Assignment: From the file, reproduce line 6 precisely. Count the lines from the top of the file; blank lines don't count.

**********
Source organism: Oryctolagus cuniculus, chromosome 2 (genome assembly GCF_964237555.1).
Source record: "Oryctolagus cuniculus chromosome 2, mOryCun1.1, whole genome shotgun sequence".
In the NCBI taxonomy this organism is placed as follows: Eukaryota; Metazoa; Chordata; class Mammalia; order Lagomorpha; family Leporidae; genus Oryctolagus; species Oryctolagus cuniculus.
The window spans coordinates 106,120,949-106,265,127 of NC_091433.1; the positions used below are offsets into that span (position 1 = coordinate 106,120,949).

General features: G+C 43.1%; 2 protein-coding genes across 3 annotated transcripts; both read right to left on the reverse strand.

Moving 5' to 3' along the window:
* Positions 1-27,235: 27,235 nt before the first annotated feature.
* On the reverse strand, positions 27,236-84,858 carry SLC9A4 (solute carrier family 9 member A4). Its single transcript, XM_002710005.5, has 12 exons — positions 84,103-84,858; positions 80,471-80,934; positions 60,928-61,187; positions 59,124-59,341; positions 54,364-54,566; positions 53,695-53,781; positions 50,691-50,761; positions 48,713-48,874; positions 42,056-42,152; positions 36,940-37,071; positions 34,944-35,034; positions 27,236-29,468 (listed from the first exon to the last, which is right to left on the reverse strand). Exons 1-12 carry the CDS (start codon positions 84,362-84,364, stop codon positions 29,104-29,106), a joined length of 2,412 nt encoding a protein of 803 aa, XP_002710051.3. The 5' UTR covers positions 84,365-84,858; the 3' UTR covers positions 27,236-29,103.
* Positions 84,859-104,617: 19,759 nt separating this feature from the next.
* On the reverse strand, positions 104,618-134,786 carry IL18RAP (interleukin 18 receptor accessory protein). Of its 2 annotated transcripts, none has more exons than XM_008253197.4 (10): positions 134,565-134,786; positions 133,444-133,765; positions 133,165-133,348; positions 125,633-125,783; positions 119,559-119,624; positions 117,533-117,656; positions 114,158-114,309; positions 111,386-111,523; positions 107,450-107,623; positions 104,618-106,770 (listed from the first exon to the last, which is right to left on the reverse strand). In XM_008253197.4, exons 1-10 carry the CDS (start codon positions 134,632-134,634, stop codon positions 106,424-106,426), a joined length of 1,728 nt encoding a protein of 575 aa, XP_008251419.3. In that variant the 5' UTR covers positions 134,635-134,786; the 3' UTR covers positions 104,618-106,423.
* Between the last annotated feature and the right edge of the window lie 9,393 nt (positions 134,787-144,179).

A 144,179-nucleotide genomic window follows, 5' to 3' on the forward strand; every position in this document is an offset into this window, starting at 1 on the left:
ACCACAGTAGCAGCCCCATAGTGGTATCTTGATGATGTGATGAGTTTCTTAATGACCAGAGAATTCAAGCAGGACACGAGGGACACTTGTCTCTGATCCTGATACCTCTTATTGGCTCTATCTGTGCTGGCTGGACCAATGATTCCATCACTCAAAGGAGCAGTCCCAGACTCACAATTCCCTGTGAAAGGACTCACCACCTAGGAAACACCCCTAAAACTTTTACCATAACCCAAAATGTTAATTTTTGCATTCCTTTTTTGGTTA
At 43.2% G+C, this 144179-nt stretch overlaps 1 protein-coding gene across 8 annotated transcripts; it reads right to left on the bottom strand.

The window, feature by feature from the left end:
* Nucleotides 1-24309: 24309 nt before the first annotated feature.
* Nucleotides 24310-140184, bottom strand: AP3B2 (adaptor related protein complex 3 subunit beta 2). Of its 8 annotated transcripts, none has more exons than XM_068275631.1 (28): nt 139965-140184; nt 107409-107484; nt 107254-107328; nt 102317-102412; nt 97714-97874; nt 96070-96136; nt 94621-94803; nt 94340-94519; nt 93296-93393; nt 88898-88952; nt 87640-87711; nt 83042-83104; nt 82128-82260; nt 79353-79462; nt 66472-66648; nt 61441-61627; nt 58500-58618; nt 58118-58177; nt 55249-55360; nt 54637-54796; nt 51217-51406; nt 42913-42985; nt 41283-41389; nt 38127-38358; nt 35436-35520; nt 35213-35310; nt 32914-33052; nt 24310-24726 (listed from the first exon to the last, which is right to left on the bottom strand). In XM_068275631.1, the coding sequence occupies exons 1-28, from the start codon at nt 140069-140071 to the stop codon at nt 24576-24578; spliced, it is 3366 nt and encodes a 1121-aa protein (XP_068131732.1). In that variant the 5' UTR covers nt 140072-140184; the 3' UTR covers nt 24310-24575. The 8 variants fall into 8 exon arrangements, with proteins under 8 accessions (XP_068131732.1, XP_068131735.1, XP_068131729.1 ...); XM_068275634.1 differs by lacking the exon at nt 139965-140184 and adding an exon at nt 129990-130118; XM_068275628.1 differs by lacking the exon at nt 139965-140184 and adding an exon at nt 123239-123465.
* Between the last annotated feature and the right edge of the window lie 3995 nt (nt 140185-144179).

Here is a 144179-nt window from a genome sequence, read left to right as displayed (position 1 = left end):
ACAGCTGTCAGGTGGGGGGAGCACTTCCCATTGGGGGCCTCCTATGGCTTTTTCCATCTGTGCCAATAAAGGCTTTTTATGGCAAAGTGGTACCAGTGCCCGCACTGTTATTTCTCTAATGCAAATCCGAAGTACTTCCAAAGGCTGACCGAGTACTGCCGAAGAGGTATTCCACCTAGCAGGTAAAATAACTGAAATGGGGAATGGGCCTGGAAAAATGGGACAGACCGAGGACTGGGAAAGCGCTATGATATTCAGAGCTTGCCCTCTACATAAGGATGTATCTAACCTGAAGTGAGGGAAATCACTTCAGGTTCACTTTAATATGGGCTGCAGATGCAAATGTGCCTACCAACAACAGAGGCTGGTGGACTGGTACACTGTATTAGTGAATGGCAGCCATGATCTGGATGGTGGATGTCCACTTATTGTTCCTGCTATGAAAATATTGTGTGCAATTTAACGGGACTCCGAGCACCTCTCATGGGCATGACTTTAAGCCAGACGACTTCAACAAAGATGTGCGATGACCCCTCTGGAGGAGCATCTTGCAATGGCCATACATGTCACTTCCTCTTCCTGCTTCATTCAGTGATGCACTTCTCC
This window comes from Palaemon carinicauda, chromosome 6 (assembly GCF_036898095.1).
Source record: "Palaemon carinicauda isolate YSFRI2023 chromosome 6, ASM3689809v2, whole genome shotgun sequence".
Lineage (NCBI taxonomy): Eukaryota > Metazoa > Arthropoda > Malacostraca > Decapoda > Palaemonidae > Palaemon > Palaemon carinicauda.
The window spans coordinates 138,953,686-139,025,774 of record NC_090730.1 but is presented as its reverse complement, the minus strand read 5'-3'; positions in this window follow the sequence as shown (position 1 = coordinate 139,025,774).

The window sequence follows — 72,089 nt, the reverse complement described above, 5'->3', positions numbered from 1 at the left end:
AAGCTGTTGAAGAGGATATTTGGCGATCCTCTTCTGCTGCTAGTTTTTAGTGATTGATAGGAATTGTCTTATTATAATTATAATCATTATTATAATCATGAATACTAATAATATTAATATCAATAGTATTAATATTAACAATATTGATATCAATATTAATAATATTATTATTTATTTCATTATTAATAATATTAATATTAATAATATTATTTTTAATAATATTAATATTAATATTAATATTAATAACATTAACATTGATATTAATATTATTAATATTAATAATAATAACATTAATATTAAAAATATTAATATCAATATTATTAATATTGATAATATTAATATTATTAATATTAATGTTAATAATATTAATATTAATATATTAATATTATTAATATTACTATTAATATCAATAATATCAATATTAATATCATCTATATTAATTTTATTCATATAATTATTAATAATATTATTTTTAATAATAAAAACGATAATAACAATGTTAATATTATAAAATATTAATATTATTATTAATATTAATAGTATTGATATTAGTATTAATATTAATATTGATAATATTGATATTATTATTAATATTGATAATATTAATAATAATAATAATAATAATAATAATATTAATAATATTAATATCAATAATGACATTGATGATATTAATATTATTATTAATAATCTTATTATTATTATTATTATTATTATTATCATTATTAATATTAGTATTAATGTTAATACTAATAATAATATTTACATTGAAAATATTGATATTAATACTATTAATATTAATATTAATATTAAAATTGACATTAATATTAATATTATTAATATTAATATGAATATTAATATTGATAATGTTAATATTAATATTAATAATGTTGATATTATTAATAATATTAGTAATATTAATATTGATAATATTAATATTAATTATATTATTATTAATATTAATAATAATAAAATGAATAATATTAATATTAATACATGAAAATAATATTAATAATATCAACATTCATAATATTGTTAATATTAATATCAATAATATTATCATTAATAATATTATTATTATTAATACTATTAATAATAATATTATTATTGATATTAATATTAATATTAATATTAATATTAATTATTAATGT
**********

Moving 5' to 3' along the window: